MUNICIPAL COURT GUIDELINES
As in any other court of law, there are rules of conduct by which every person appearing or attending must abide by. These rules of conduct are set out for the civility of the court process, and so that persons in attendance are given a fair atmosphere in which to present their case. All persons in attendance should present themselves in a decent matter, and shall be civil at all times.
* NO WEAPONS ARE ALLOWED IN THE COURTROOM
* NO SMOKING IN THE COURTROOM
* NO OBSCENE OR VULGAR LANGUAGE IN THE COURTROOM
* ALL ELECTRONIC DEVICES SHOULD BE OFF
Pro Se parties (individuals representing themselves without an attorney) should be prepared to present their cases in a proper manner. It is not the court's duty or responsibility to protect or represent you, or instruct you on court procedure, evidence, rules, or how to present and prove your case. If you are unprepared, unaware, and not knowledgeable as to presenting your case, you may lose your case.
- Be on time. When you come into the courtroom, sign your name on the sign up sheet.
- Come prepared to ask questions of witnesses, not the judge.
- You will be allowed to give testimony from the stand, not from the defense table.
- Do not argue with the court.
- Address the court as "judge" or "your honor".
- Address opposing parties, counsel, witnesses, and officers as "Mr.", "Mrs.", "Miss" and "Officer", etc. Do not use first names, except when it relates to children.
- Do not read newspapers, magazines, books, etc. in the courtroom during proceedings.
- Do not talk at the same time as the judge, counsels, witnesses or other court personnel.
- Racist, sexist, obscene or profance language or gestures are prohibited unless it is pertinent to a case and is elicited and quoted from facts of the case.
- Do not enter and depart from the courtroom excessively.
- Do not disturb or distract the court, counsels, witnesses and other court personnel. Children must not create a disturbance or be kept out of the courtroom.
- Do not approach the Judge's bench or Clerk's desk without permission. Do not rest arms or hands on the bench.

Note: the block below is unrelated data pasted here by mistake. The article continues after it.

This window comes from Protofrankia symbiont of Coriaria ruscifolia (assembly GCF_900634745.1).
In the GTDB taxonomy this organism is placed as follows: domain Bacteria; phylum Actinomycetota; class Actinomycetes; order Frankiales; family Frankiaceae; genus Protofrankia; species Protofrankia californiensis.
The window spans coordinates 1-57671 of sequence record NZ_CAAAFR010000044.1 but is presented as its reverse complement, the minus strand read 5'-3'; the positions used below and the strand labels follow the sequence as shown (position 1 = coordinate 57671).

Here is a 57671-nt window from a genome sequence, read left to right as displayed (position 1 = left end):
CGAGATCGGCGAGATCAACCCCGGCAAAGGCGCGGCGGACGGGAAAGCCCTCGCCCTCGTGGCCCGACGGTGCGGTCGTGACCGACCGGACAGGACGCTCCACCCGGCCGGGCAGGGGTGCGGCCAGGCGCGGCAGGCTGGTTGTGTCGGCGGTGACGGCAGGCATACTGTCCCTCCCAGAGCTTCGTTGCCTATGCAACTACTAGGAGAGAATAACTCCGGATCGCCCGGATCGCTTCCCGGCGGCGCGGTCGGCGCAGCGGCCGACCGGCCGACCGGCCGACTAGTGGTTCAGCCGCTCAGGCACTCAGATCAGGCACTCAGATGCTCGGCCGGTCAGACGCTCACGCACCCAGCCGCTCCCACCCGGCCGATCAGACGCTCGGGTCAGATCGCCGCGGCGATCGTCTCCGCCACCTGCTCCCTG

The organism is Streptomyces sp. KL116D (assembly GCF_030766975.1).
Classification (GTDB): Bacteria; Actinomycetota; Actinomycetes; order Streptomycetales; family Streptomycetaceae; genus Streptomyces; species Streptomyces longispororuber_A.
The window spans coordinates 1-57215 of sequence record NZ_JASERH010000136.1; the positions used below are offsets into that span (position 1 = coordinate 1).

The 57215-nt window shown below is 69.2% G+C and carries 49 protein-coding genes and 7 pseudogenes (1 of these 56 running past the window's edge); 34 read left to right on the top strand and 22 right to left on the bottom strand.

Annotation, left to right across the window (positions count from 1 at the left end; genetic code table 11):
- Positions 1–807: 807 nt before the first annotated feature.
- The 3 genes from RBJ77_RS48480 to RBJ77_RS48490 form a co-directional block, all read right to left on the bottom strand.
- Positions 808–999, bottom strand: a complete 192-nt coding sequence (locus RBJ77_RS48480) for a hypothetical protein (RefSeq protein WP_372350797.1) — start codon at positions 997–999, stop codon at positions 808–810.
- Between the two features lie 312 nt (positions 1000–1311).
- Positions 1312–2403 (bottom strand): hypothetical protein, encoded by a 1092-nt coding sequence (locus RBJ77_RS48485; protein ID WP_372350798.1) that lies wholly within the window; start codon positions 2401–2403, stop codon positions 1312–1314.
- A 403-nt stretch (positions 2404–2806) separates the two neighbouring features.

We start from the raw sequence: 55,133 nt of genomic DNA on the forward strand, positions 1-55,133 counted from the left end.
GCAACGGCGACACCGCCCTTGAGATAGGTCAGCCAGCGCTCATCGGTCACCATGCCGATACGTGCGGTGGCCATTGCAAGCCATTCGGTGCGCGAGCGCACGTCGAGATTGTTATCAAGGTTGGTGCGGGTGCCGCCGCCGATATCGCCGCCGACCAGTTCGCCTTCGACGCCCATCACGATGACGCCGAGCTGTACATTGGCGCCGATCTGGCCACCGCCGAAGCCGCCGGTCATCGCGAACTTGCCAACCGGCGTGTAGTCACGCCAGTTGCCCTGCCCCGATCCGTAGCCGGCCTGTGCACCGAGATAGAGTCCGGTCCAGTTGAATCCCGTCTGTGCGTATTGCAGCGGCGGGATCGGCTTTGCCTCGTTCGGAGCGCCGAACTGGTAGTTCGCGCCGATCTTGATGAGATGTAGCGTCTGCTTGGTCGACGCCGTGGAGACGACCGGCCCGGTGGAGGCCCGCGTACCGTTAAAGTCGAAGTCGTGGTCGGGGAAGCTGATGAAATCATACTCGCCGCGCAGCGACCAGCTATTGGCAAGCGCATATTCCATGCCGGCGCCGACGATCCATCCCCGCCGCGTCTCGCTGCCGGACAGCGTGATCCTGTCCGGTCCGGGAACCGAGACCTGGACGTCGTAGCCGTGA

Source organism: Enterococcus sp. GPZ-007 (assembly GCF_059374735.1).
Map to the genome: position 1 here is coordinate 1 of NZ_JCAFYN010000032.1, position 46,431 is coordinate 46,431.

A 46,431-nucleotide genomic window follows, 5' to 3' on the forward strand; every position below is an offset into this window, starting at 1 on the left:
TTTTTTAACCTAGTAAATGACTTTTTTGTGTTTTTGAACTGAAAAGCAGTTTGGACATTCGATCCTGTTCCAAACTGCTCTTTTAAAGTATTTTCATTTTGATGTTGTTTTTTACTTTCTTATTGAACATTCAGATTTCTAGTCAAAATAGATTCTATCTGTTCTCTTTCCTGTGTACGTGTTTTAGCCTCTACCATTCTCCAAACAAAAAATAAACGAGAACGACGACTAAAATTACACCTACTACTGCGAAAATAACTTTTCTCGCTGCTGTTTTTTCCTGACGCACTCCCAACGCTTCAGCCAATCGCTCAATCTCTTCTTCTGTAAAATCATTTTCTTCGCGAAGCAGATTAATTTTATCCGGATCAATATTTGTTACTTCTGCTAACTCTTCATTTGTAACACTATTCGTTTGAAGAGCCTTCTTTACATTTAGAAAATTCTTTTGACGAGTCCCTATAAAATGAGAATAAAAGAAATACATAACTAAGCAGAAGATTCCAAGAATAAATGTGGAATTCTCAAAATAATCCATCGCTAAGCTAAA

- Leave all purses, brief cases, etc. at the defense table when you are called to the Judge's or Clerk's desk.
- Have all paperwork, driver's license, evidence, etc. ready when called to approach the Judge's bench.
- Rise when the judge enters and remain standing until the Judge announces "be seated".
- No food or drinks are allowed in the courtroom.
The court date assigned to your case should be specified on the top or left side of the citation, and if your attendance is mandatory or not.
When you arrive - When you arrive at court, you should put your name on the sign-up sheet, as this will allow the court clerk to know if you are there to appear for your case and it should be called. Then have a seat and wait for your case to be called.
When your case is called - When your name and case are called, have a seat at the defendant's table. The court or a representative of the prosecuting agency will give a short synopsis of the incident for which you are charged. The court will then ask you for a plea on the charges; of either guilty, not guilty or no-contest.
If you plead not guilty - When you plead not guilty a pre-trial conference will be scheduled in the future. A pre-trial conference is where you as the defendant sit down with the Judge, the prosecuting attorney and your attorney if you have one and discuss the matter with each other to see if the matter can be resolved. If the matter cannot be resolved, then a court trial by judge will be scheduled.
If you plead guilty or no-contest - When you plead guilty you are telling the court that you admit to guilt on the charge(s) and if you plead no-contest it means you are saying you are not guilty but you know that there is enough evidence to convict you. The judge will then find you guilty on the charge(s) and will impose a forfeiture and/or other court ordered programs, etc.
Failure to appear - If you fail to appear on a non-mandatory appearance charge, the court will find you guilty by default and you will be required to pay the forfeiture in full. If you fail to appear on a charge which your appearance is mandatory without proper notice to the court, a warrant may be issued for your arrest.
Failure to pay fines - If you were ordered to pay a fine/forfeiture by the Judge, and you fail to do so or fail to comply with the proper payment plan, your license will be suspended and a warrant may be issued for your arrest.
1. Can I get a copy of my police report? - Yes. However, copies of police reports are handled through an open records request or discovery motion. You must first enter an official plea and all record requests are obtained through the Police Department.
2. Can I speak with the judge prior to the hearing? - No. Discussion between a judge and only one party to an action on an upcoming matter is called ex-parte communication. This type of communication may result in an unfair finding. Ex-parte communication is illegal and is strictly prohibited.
3. How do I determine what my driving status is? - You need to contact the Department of Transportation at (800) 924-3570 or go online at Wisconsin Department of Transportation.
4. What if my Driver's License is suspended, how do I get it back? - First, you have to pay all past due fines and forfeitures. Then you must go to the Department of Motor Vehicles and pay $60.00 to reinstate your operating privileges.
5. What happens if I don't appear at a hearing or trial? - When a defendant does not appear at a scheduled court appearance, the defendant is in default. A judgment against that defendant is then entered.
6. What happens if I don't pay my forfeiture? - The Court may send you to jail if you do not pay your forfeiture and court costs. The Court may also suspend your driving privileges for failure to pay. The court may collect the forfeiture by intercepting your state tax return.